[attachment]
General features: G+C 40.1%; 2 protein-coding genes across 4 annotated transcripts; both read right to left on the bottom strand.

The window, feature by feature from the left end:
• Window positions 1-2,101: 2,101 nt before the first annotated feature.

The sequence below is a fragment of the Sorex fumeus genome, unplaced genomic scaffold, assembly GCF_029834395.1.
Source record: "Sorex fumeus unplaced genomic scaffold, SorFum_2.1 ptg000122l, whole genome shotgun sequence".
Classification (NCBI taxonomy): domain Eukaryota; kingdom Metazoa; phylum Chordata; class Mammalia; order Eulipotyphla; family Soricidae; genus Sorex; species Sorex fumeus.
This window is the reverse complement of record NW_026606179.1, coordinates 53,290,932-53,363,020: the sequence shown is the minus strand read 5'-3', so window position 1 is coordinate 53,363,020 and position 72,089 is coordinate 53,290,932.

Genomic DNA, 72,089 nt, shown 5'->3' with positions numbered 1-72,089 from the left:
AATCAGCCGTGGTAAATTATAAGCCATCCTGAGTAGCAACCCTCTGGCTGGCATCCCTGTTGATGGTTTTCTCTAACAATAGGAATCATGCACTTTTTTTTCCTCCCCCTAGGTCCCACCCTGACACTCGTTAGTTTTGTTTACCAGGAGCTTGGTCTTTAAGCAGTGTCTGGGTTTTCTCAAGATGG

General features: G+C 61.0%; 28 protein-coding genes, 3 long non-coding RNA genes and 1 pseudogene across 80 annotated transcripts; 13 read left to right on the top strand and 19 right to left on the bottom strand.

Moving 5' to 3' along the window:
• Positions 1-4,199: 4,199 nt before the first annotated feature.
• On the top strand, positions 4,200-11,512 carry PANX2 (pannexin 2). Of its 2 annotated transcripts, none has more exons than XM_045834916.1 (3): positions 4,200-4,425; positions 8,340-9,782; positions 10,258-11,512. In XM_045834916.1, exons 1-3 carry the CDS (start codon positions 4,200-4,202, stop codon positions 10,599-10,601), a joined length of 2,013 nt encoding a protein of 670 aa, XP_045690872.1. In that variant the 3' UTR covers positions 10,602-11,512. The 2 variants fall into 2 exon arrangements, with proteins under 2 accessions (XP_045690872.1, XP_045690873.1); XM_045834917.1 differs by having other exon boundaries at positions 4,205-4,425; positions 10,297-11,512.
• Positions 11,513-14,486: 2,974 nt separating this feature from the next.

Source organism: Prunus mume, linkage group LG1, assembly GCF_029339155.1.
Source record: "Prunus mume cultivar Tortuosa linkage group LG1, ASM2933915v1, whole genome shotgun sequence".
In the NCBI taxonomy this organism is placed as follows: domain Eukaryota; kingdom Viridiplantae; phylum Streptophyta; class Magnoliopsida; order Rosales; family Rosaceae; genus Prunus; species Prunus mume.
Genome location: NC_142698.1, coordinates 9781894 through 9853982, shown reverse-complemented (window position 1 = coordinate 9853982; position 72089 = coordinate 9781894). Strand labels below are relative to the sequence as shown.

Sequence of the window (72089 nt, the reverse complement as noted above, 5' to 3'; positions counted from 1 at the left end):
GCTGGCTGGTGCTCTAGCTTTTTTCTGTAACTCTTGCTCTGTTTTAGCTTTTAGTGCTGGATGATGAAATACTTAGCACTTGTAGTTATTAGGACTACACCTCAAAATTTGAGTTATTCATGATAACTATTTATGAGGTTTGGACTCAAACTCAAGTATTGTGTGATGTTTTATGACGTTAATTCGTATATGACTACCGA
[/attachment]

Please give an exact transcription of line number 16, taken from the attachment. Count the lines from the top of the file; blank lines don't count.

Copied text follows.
Source record: "Prunus mume cultivar Tortuosa linkage group LG1, ASM2933915v1, whole genome shotgun sequence".